Dear friends - I have a function for the charge in a fluid (water) buffered with HEPES and otherwise only containing Na and Cl so that [Na] - [Cl] = SID (strong ion difference) goes from -1 mM to 1 mM. With known SID and total HEPES concentration I can calculate accurately the pH if I know 3 pK values for HEPES by finding the single root with uniroot Now, the problem is that there is some disagreement in the literature what is the correct value for the 3 pKs. I know the 3 pK values have the relationship pK1 < pK2 <- pK3 and for the most common formulation of HEPES I know the charge on fully protonated species is 2. Hence I can generate a huge number of pK values from uniform distribution by taking sort(runif(3,-1,9) and make sure there are no ties and then run all those triplets of pK values to find pH values and thereby find the lowest deviation vis a vis measured values. That works but requires many triplets and is not satisfying. Hence I wonder if I could somehow have non linear regression to find the 3 pK values. Below is HEPESFUNC which delivers charge in the fluid for known pKs, HEPTOT and SID. Is it possible to have root-finding in the formula with nls? (I know the precision asked for is extreme but it has worked well in really many applications). All best wishes Troels Ring, MD Aalborg, Denmark HEPESFUNC <- ? function(H,SID,HEPTOT,pK1,pK2,pK3) { ??? XX <- (H^3/(10^-pK3*10^-pK2*10^-pK1)+H^2/(10^-pK3*10^-pK2)+H/(10^-pK3)) ??? IV <- HEPTOT/(1+XX) ??? I <- IV*H^3/(10^-pK3*10^-pK2*10^-pK1) ??? II <- IV*H^2/(10^-pK3*10^-pK2) ??? III <- IV*H/10^-pK3 ??? H - kw/H + SID + I*2 + II - IV ? } HEPTOT <- 0.050 SID <- c(-seq(10,1)*1e-4,0,seq(1,10)*1e-4) pHobs? <- c(4.63,4.68,4.72,4.77,4.83,4.9,4.96,5.04,5.12,5.21,5.3, ??????????? 5.39,5.48,5.55,5.63,5.69,5.74,5.8,5.85,5.89,5.93) pK1 <- -1; pK2 <- 3; pK3 <- 7.55 # literature values pK3 <- 7.6; pK2 <- 2.96 # values eye-balled to be better pH <- c() for (i in 1:length(SID)) { ? pH[i] <- -log10(uniroot(HEPESFUNC,c(1e-20,1),tol=1e-20,maxiter=1e4, ?????????????????????? HEPTOT=HEPTOT,SID = SID[i], ?????????????????????? pK1=pK1,pK2=pK2,pK3=pK3)$root) } plot(SID,pH) points(SID,pHobs,col="red")

? Mon, 6 Nov 2023 17:53:49 +0100 Troels Ring <tring at gvdnet.dk> ?????:> Hence I wonder if I could somehow have non linear regression to find > the 3 pK values. Below is HEPESFUNC which delivers charge in the > fluid for known pKs, HEPTOT and SID. Is it possible to have > root-finding in the formula with nls?Sure. Just reformulate the problem in terms of a function that takes a vector of predictors (your independent variable SID) and the desired parameters (pK1, pK2, pK3) as separate arguments and then returns predicted values of the dependent variable (to compare against pHobs): kw <- 1e-14 # I'm assuming pHm <- Vectorize(function(SID, pK1, pK2, pK3) -log10(uniroot(HEPESFUNC,c(1e-20,1),tol=1e-20,maxiter=1e4, HEPTOT=HEPTOT,SID = SID, pK1=pK1,pK2=pK2,pK3=pK3)$root)) (Yes, Vectorize() doesn't make the function any faster, but I don't see an easy way to rewrite this function to make it truly vectorised.) Unfortunately, nls() seems to take a step somewhere where crossprod() of the Jacobian of the model function cannot be inverted and fails with the message "Singular gradient". I wish that R could have a more reliable built-in nonlinear least squares solver. (I could also be holding it wrong.) Meanwhile, we have excellent CRAN packages nlsr and minpack.lm: minpack.lm::nlsLM( pHobs ~ pHm(SID, pK1, pK2, pK3), data.frame(pHobs = pHobs, SID = SID), start = c(pK1 = pK1, pK2 = pK2, pK3 = pK3), # the following is also needed to avoid MINPACK failing to fit lower = rep(-1, 3), upper = rep(9, 3) ) # Nonlinear regression model # model: pHobs ~ pHm(SID, pK1, pK2, pK3) # data: data.frame(pHobs = pHobs, SID = SID) # pK1 pK2 pK3 # -1.000 2.966 7.606 # residual sum-of-squares: 0.001195 # # Number of iterations to convergence: 15 # Achieved convergence tolerance: 1.49e-08 (Unfortunately, your code seemed to have a lot of non-breakable spaces, which confuse R's parser and make it harder to copy&paste it.) I think that your function can also be presented as a degree-5 polynomial in H, so it should also be possible to use polyroot() to obtain your solutions in a more exact manner. -- Best regards, Ivan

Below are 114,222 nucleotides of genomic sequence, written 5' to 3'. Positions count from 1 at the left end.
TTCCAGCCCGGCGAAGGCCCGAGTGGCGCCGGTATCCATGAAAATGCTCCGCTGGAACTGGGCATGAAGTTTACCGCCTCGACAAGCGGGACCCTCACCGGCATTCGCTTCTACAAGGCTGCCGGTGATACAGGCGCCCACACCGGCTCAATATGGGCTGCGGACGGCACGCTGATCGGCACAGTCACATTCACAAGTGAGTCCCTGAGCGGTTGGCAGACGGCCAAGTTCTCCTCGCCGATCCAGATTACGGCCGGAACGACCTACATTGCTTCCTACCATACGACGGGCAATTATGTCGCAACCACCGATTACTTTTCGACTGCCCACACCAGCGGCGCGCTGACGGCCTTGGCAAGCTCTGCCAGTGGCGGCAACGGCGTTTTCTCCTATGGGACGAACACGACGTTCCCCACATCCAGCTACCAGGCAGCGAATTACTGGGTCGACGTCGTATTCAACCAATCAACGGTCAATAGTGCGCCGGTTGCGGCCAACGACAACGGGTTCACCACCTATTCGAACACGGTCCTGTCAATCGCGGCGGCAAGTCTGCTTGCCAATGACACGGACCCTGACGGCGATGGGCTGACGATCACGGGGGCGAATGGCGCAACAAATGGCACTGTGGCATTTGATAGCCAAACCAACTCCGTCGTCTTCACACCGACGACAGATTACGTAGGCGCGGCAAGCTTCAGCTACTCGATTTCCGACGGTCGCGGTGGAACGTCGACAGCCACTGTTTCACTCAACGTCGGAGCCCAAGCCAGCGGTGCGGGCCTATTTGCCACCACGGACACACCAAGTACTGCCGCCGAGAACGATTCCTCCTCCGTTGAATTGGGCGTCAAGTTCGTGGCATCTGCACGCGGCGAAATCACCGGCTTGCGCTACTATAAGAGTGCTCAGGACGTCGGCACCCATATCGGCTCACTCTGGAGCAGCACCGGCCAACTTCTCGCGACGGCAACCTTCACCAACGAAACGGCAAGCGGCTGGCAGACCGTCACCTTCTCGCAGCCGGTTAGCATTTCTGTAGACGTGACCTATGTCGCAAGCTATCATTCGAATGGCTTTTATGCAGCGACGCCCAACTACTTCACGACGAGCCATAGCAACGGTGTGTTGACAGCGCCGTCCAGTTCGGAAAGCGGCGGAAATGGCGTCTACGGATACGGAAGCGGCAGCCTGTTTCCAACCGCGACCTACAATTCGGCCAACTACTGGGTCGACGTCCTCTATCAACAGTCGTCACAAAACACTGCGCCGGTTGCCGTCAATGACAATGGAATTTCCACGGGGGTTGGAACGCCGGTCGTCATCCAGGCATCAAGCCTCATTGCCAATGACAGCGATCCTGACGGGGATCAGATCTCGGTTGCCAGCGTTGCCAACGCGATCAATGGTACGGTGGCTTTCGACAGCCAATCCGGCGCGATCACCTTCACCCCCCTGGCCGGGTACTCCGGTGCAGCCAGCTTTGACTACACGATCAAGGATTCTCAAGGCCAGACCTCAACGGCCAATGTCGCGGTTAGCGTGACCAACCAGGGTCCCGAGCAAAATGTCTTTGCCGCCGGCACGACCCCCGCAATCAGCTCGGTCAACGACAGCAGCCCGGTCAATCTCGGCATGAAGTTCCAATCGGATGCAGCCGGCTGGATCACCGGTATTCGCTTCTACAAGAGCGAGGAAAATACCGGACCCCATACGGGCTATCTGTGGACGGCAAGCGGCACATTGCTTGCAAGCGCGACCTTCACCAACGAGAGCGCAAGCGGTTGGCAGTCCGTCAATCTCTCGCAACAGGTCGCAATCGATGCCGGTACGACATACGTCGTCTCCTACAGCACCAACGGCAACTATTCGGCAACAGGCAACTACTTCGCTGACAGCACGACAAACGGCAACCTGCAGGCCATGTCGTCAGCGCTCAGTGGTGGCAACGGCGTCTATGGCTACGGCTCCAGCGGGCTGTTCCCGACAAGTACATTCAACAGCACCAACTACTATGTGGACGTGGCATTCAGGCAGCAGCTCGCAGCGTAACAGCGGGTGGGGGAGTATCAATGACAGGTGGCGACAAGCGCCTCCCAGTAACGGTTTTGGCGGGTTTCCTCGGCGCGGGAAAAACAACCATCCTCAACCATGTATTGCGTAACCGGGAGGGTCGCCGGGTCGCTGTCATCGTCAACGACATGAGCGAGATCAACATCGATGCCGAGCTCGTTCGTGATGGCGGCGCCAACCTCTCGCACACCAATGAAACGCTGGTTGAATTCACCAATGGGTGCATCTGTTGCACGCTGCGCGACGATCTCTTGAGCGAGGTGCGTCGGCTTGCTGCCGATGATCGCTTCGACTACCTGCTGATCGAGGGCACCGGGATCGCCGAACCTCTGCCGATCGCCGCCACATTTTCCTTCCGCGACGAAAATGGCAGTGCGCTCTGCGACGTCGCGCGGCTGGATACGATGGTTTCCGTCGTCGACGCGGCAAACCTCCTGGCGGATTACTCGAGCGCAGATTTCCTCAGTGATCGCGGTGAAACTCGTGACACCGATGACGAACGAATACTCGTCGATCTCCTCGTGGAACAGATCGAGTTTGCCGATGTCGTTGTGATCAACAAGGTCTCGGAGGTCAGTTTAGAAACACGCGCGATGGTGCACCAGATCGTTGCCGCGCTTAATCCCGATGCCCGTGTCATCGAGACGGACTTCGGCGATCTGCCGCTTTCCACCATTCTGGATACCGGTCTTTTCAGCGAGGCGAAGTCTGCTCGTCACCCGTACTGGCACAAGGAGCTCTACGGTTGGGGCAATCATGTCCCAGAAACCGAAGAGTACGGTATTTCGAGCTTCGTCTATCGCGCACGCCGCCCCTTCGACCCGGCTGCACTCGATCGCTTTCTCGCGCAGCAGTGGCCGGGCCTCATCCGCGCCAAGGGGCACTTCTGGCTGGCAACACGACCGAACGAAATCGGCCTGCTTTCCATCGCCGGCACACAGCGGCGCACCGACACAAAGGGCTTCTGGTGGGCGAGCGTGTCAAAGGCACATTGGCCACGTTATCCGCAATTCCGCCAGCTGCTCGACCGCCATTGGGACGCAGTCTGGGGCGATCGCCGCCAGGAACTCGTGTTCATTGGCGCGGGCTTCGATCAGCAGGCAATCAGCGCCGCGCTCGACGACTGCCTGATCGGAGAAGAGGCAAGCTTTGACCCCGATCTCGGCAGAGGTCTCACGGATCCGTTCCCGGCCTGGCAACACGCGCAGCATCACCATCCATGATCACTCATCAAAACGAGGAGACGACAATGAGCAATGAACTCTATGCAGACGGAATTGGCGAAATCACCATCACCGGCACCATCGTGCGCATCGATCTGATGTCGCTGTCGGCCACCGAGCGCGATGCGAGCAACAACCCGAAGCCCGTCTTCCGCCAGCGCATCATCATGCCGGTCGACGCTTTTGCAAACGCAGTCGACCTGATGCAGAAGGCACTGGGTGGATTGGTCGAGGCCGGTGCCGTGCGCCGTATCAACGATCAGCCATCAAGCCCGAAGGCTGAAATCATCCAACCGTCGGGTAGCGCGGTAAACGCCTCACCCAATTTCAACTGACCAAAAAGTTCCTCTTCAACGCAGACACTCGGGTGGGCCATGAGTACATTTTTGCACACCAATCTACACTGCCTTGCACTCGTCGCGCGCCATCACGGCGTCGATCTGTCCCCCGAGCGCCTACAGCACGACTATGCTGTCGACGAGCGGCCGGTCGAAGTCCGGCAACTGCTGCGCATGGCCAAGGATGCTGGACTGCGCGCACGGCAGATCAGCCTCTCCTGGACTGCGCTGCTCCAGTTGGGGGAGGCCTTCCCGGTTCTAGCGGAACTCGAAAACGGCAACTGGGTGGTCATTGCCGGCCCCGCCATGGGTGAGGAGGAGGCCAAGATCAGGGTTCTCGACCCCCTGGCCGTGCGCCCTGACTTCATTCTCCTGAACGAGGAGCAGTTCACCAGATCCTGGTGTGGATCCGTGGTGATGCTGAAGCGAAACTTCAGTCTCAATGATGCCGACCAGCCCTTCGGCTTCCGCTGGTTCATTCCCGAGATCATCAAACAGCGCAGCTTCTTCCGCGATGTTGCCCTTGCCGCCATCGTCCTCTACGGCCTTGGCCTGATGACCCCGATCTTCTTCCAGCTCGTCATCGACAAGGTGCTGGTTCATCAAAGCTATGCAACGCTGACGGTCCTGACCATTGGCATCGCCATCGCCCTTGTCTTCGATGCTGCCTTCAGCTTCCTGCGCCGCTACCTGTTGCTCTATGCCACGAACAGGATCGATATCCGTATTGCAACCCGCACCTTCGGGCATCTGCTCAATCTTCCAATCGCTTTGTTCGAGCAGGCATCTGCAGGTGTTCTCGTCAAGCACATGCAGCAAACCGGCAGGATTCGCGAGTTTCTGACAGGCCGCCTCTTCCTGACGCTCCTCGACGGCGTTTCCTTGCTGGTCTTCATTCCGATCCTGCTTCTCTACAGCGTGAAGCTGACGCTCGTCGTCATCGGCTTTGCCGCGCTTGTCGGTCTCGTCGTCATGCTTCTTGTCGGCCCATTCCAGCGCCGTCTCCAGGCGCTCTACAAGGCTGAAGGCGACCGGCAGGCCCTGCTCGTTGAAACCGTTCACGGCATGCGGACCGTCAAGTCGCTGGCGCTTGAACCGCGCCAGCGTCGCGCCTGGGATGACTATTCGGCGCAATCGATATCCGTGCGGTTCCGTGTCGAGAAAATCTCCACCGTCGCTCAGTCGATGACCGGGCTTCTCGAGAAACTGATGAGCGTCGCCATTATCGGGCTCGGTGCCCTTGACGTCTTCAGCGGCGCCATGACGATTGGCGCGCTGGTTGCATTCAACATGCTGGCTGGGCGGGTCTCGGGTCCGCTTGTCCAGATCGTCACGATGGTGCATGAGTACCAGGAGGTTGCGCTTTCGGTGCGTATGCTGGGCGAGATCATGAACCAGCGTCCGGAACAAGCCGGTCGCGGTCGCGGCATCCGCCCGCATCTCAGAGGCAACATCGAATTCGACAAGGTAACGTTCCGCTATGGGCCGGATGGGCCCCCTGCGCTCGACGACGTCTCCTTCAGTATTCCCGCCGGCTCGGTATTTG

Your script is missing something (in particular kw). I presume you are trying to estimate the pK values. You may have more success with package nlsr than nls(). nlsr::nlxb() tries to get the Jacobian of the model specified by a formula and do so by applying symbolic or automatic differentiation. The multi expression function would probably not work. (That is one advantage of nls(), but it has an unstabilized solver and unless carefully called will use a simple forward derivative approximation.) There is also nlsr::nlfb() that can use functions for the residuals and jacobian. Your function is messy, but likely the jacobian can be developed with a bit of work. Some of the symbolic derivative features of R can help here. Alternatively, there are several numerical approximations in nlsr and the vignette "Intro to nlsr" explains how to use these. Note that simple forward and backward approximations are generally not worth using, but central approximation is quite good. The solver in the nlsr package allows of bounds on the parameters. Since you want them ordered, you may want to transform pK1 < pK2 <- pK3 to pk1, deltapk2, deltapk3 so pK2 = pk1+deltapk2 and pk3 = pk2 + deltapk3 = pk1 + deltapk2 + deltapk3 and all values bounded below by 0 or possibly some small numbers to keep the paramters apart. I won't pretend any of this is trivial. It is VERY easy to make small errors that still allow for output that is disastrously incorrect. If it is possible to get a single "formula" as one expression even if spread over multiple lines, then nlxb() might be able to handle it. J Nash (maintainer of nlsr and optimx) On 2023-11-06 11:53, Troels Ring wrote: ....> HEPESFUNC <- > ? function(H,SID,HEPTOT,pK1,pK2,pK3) { > ??? XX <- (H^3/(10^-pK3*10^-pK2*10^-pK1)+H^2/(10^-pK3*10^-pK2)+H/(10^-pK3)) > ??? IV <- HEPTOT/(1+XX) > ??? I <- IV*H^3/(10^-pK3*10^-pK2*10^-pK1) > ??? II <- IV*H^2/(10^-pK3*10^-pK2) > ??? III <- IV*H/10^-pK3 > ??? H - kw/H + SID + I*2 + II - IV > ? } > > > HEPTOT <- 0.050 > SID <- c(-seq(10,1)*1e-4,0,seq(1,10)*1e-4) > > pHobs? <- c(4.63,4.68,4.72,4.77,4.83,4.9,4.96,5.04,5.12,5.21,5.3, > ??????????? 5.39,5.48,5.55,5.63,5.69,5.74,5.8,5.85,5.89,5.93) > > pK1 <- -1; pK2 <- 3; pK3 <- 7.55 # literature values > pK3 <- 7.6; pK2 <- 2.96 # values eye-balled to be better > > pH <- c() > for (i in 1:length(SID)) { > ? pH[i] <- -log10(uniroot(HEPESFUNC,c(1e-20,1),tol=1e-20,maxiter=1e4, > ?????????????????????? HEPTOT=HEPTOT,SID = SID[i], > ?????????????????????? pK1=pK1,pK2=pK2,pK3=pK3)$root) > } > > plot(SID,pH) > points(SID,pHobs,col="red")